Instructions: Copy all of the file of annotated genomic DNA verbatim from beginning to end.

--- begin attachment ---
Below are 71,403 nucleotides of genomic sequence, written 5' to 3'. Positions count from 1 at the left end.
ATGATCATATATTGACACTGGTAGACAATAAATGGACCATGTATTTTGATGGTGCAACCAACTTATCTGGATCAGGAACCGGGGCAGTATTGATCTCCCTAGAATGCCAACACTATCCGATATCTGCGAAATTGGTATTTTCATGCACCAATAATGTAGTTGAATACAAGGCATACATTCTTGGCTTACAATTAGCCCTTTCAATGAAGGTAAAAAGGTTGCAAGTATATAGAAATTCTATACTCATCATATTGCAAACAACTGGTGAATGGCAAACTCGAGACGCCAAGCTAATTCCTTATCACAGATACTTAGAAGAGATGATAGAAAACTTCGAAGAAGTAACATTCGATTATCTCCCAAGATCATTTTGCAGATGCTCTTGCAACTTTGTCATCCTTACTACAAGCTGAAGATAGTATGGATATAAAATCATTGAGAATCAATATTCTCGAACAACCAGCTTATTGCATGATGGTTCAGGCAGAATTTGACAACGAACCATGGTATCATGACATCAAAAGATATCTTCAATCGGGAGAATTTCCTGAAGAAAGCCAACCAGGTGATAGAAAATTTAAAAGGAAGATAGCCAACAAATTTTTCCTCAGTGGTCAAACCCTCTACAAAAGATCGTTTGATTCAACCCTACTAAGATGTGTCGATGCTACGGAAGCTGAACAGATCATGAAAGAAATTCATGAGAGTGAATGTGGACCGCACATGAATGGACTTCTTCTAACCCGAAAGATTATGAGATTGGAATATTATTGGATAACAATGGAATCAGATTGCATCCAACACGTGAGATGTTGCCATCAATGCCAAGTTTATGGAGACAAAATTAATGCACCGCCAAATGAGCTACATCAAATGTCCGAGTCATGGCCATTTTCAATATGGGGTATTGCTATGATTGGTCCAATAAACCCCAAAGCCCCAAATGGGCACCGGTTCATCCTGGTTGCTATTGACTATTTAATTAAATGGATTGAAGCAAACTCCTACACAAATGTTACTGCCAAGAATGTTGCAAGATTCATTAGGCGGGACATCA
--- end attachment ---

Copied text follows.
Below are 71,403 nucleotides of genomic sequence, written 5' to 3'. Positions count from 1 at the left end.
ATGATCATATATTGACACTGGTAGACAATAAATGGACCATGTATTTTGATGGTGCAACCAACTTATCTGGATCAGGAACCGGGGCAGTATTGATCTCCCTAGAATGCCAACACTATCCGATATCTGCGAAATTGGTATTTTCATGCACCAATAATGTAGTTGAATACAAGGCATACATTCTTGGCTTACAATTAGCCCTTTCAATGAAGGTAAAAAGGTTGCAAGTATATAGAAATTCTATACTCATCATATTGCAAACAACTGGTGAATGGCAAACTCGAGACGCCAAGCTAATTCCTTATCACAGATACTTAGAAGAGATGATAGAAAACTTCGAAGAAGTAACATTCGATTATCTCCCAAGATCATTTTGCAGATGCTCTTGCAACTTTGTCATCCTTACTACAAGCTGAAGATAGTATGGATATAAAATCATTGAGAATCAATATTCTCGAACAACCAGCTTATTGCATGATGGTTCAGGCAGAATTTGACAACGAACCATGGTATCATGACATCAAAAGATATCTTCAATCGGGAGAATTTCCTGAAGAAAGCCAACCAGGTGATAGAAAATTTAAAAGGAAGATAGCCAACAAATTTTTCCTCAGTGGTCAAACCCTCTACAAAAGATCGTTTGATTCAACCCTACTAAGATGTGTCGATGCTACGGAAGCTGAACAGATCATGAAAGAAATTCATGAGAGTGAATGTGGACCGCACATGAATGGACTTCTTCTAACCCGAAAGATTATGAGATTGGAATATTATTGGATAACAATGGAATCAGATTGCATCCAACACGTGAGATGTTGCCATCAATGCCAAGTTTATGGAGACAAAATTAATGCACCGCCAAATGAGCTACATCAAATGTCCGAGTCATGGCCATTTTCAATATGGGGTATTGCTATGATTGGTCCAATAAACCCCAAAGCCCCAAATGGGCACCGGTTCATCCTGGTTGCTATTGACTATTTAATTAAATGGATTGAAGCAAACTCCTACACAAATGTTACTGCCAAGAATGTTGCAAGATTCATTAGGCGGGACATCA